Sandra Burke, assistant scientist in economics, said the gain seen between 1990 and 2000 was due, in part, to residents living on acreages and in unincorporated developments. It is somewhat surprising to see losses from open-country areas in some of Iowa’s larger counties. Annexation activities on the part of communities might account for some of those losses.

“What’s happening in some of these areas that are traditionally more rural and farm-based is that they are aging out. Younger residents are graduating high school and not returning, and gradually you lose people in the child-bearing age group,” Burke said. “You don’t have many children born in these areas and older residents are retiring off their farms.”

Burke said that the unincorporated areas are not the same as the census’s rural data, since the rural data include small towns. She said towns are better at holding their populations, but the loss in countryside areas does affect businesses in towns, especially in small- to medium-sized towns. “As there is a loss of population base, that will impact the kinds of retail operations you can support in a smaller community,” she added.

Burke said some of the challenges for Iowa will be to look at farm succession trends, and work with young farmers to come in and take over operations from retiring farmers. She also said finding young entrepreneurs and their families to come into smaller towns to build businesses will be a key effort to maintaining population and vitality.

The full report is available for download from the Community Vitality Center website at www.cvcia.org.

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Hispanic Population Continues to Rise in Iowa PDF Print E-mail
News Releases - Civic News & Info
Written by Joy Venhorst   
Wednesday, 22 June 2011 15:40

AMES, Iowa – More than 151,000 Iowans claimed Hispanic or Latino origin on the 2010 census questionnaire. This is the largest minority group in the state at five percent, as detailed in the Iowa State University Extension report “Race and Hispanic Origin in Iowa’s Counties, 1980-2010.”

The White group in Iowa still outnumbers other groups, at 91 percent, but minority groups have increased by 11.3 percent in the last decade. The number of Whites increased by nearly 33,000, whereas minority groups increased by 130,000.

The Hispanic (any race) minority group increased the most in Iowa over the last decade.

“For some of these counties and communities, there are many minority people, and in other areas there are relatively few,” said Sandra Burke, assistant scientist in economics. “In a number of these counties, it’s going to be largely an increase in the Latino/Hispanic population.”

Crawford County and Buena Vista County had the highest percentage of Hispanics, 24.2 and 22.7 percent respectively. Many other counties reported more than 10 percent Hispanic/Latino population.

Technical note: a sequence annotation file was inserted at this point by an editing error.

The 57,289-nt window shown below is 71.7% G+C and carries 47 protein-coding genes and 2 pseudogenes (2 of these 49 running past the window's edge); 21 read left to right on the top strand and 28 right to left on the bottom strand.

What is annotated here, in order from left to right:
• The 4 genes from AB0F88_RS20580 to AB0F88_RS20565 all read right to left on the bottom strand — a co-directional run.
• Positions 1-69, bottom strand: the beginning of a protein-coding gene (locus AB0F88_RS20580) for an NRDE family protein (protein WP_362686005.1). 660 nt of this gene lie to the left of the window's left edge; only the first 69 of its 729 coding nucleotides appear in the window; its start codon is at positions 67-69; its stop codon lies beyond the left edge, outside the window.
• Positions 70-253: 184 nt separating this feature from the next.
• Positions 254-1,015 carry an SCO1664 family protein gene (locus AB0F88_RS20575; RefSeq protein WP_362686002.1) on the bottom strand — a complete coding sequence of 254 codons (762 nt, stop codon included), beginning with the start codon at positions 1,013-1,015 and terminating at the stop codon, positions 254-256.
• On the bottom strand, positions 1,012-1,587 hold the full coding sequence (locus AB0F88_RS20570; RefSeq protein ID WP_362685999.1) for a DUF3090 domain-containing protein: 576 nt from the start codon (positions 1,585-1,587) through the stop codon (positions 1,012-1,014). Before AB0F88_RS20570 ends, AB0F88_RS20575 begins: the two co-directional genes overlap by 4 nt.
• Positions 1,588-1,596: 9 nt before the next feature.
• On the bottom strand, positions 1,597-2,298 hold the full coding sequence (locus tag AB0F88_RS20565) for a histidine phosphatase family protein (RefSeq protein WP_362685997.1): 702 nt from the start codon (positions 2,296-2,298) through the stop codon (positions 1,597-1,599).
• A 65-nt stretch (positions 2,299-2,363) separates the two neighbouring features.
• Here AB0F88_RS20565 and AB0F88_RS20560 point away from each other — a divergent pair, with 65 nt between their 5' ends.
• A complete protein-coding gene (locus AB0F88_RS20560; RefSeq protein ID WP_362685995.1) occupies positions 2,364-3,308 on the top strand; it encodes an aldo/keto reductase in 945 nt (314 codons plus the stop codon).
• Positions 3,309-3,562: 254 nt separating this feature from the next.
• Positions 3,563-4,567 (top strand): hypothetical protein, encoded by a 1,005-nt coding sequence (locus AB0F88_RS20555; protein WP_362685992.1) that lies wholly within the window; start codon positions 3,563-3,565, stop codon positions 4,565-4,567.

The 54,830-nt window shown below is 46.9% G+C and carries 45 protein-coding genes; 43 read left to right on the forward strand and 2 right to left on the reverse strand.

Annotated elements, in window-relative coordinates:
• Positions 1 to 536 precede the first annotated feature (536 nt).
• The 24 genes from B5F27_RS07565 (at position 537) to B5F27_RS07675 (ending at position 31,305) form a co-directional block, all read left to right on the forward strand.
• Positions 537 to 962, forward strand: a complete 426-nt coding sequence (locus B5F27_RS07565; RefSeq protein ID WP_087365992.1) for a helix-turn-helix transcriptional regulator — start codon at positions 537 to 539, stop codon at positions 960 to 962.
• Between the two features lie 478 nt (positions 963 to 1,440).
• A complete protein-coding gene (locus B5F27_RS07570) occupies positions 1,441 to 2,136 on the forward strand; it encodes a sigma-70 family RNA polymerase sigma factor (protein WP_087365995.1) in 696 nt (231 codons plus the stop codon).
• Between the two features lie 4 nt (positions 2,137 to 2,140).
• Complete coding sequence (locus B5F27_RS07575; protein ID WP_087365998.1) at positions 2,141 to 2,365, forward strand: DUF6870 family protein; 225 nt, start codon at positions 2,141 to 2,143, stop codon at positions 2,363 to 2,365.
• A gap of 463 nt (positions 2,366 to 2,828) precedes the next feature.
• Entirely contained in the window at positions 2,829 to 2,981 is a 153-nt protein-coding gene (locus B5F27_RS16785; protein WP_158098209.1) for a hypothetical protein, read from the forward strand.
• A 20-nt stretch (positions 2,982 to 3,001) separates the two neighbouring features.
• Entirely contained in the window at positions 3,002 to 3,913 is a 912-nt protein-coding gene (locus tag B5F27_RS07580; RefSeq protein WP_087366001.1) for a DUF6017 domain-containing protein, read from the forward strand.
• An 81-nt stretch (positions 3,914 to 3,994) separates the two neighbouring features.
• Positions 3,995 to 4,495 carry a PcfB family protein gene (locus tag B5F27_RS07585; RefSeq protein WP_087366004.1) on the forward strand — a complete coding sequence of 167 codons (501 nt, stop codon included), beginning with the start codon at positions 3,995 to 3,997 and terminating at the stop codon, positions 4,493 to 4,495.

“Those counties have had more Hispanic and Latino people taking the hard jobs in the meat plants, as well as jobs in ag processing, construction and hotel service; perhaps more than other racial groups have shown at this point,” Burke said.

The full report is available for download on the Community Vitality Center website at www.cvcia.org.

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Braley Fights for Eldridge Post Office PDF Print E-mail
News Releases - Civic News & Info
Written by Alexandra Krasov   
Monday, 20 June 2011 14:10

Washington, DC –Today, Congressman Bruce Braley (IA-01) sent a letter to United States Postmaster General Patrick R. Donahoe demanding answers about the United States Postal Service (USPS) reduction of service at the Eldridge post office.

“I’m very concerned that my constituents in Eldridge will not receive the same quality of service they’ve come to rely on once these changes go into effect,” said Rep. Braley. “Small communities depend on their local post office and I know how much this service means to Eldridge. That’s why I’ll continue fighting to protect access to this post office and I’ll work to make sure we all receive timely and accurate information about how these reductions in service will affect the community of Eldridge.”

The USPS confirmed last week that the delivery operations at the Eldridge Post Office will be relocated to the Northwest Station in Davenport, IA as part of the Delivery Unit Optimization (DUO) process. The DUO initiative involves moving city and/or rural letter carriers from one Post Office, station, or branch to another nearby postal facility. 
Services such as purchasing stamps, mailing packages, Post Office boxes, passports, and any other service currently available at local postal facilities will continue to be offered at the Eldridge facility and ZIP Codes will remain the same.

A copy of the letter is available here: http://go.usa.gov/Wwp